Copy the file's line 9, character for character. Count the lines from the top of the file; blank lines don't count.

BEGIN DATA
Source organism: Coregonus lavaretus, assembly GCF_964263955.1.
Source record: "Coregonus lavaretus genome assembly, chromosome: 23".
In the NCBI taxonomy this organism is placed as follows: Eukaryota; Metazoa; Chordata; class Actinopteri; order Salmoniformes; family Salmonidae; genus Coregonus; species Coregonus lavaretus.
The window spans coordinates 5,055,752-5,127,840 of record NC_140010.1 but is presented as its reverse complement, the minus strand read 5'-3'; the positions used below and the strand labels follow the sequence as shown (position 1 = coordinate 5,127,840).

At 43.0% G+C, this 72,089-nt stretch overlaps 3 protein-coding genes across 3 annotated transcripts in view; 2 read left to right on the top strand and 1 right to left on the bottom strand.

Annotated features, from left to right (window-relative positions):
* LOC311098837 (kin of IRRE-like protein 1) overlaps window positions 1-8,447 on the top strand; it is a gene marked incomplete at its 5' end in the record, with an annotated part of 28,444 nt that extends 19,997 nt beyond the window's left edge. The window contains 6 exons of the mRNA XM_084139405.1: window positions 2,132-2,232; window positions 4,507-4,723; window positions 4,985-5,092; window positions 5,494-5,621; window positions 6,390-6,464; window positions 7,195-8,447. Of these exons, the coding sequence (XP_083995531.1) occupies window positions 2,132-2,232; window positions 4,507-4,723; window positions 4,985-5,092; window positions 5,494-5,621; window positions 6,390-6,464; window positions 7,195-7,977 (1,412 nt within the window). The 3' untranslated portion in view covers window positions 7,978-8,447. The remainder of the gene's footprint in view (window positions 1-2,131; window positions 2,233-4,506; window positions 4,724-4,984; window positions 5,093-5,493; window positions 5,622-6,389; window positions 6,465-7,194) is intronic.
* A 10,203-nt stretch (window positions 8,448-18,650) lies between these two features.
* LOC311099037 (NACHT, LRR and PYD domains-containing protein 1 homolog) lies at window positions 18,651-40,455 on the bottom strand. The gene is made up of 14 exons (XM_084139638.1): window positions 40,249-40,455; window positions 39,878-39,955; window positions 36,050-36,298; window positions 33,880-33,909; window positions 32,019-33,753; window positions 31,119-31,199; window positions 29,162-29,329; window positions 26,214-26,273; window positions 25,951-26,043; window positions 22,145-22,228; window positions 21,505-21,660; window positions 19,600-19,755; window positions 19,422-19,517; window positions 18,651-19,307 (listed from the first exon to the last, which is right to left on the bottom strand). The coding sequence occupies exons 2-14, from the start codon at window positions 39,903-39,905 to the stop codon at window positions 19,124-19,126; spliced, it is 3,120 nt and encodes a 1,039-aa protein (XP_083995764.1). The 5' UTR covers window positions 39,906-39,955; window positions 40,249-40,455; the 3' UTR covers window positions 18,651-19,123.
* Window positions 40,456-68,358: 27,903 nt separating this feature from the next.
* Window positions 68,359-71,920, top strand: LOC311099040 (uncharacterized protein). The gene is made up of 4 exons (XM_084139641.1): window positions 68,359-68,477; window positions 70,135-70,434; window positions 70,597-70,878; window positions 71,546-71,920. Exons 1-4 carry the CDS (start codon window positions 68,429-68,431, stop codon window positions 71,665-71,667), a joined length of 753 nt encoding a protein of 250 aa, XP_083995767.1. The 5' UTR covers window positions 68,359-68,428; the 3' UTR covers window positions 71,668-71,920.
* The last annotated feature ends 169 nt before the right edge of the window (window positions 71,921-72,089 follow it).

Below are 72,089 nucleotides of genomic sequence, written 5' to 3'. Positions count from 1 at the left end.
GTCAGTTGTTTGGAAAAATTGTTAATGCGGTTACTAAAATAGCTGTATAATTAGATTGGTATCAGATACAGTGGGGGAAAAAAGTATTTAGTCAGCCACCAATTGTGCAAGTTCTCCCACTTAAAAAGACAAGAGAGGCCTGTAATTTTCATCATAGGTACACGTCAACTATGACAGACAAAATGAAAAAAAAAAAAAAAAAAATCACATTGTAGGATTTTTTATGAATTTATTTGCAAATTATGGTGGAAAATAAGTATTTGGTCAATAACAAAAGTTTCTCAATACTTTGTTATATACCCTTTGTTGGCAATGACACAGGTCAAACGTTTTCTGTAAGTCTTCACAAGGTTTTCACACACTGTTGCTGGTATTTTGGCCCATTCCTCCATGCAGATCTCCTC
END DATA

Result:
* LOC311099037 (NACHT, LRR and PYD domains-containing protein 1 homolog) lies at window positions 18,651-40,455 on the bottom strand. The gene is made up of 14 exons (XM_084139638.1): window positions 40,249-40,455; window positions 39,878-39,955; window positions 36,050-36,298; window positions 33,880-33,909; window positions 32,019-33,753; window positions 31,119-31,199; window positions 29,162-29,329; window positions 26,214-26,273; window positions 25,951-26,043; window positions 22,145-22,228; window positions 21,505-21,660; window positions 19,600-19,755; window positions 19,422-19,517; window positions 18,651-19,307 (listed from the first exon to the last, which is right to left on the bottom strand). The coding sequence occupies exons 2-14, from the start codon at window positions 39,903-39,905 to the stop codon at window positions 19,124-19,126; spliced, it is 3,120 nt and encodes a 1,039-aa protein (XP_083995764.1). The 5' UTR covers window positions 39,906-39,955; window positions 40,249-40,455; the 3' UTR covers window positions 18,651-19,123.